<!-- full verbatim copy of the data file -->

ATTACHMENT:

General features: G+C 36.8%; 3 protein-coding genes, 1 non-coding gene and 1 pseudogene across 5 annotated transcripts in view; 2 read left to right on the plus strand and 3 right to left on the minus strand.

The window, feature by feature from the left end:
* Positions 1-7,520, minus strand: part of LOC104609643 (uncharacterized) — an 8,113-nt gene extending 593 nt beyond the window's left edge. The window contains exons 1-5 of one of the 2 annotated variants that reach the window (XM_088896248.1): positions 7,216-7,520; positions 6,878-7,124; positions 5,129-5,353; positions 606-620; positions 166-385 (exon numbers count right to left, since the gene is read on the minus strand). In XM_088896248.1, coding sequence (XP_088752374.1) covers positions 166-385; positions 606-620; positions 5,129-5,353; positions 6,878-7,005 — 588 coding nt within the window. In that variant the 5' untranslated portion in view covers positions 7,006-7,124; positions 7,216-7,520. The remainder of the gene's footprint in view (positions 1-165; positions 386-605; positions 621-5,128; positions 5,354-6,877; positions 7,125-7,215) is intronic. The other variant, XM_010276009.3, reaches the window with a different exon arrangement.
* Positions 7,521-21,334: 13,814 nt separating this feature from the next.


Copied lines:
General features: G+C 36.8%; 3 protein-coding genes, 1 non-coding gene and 1 pseudogene across 5 annotated transcripts in view; 2 read left to right on the plus strand and 3 right to left on the minus strand.

The window, feature by feature from the left end:
* Positions 1-7,520, minus strand: part of LOC104609643 (uncharacterized) — an 8,113-nt gene extending 593 nt beyond the window's left edge. The window contains exons 1-5 of one of the 2 annotated variants that reach the window (XM_088896248.1): positions 7,216-7,520; positions 6,878-7,124; positions 5,129-5,353; positions 606-620; positions 166-385 (exon numbers count right to left, since the gene is read on the minus strand). In XM_088896248.1, coding sequence (XP_088752374.1) covers positions 166-385; positions 606-620; positions 5,129-5,353; positions 6,878-7,005 — 588 coding nt within the window. In that variant the 5' untranslated portion in view covers positions 7,006-7,124; positions 7,216-7,520. The remainder of the gene's footprint in view (positions 1-165; positions 386-605; positions 621-5,128; positions 5,354-6,877; positions 7,125-7,215) is intronic. The other variant, XM_010276009.3, reaches the window with a different exon arrangement.
* Positions 7,521-21,334: 13,814 nt separating this feature from the next.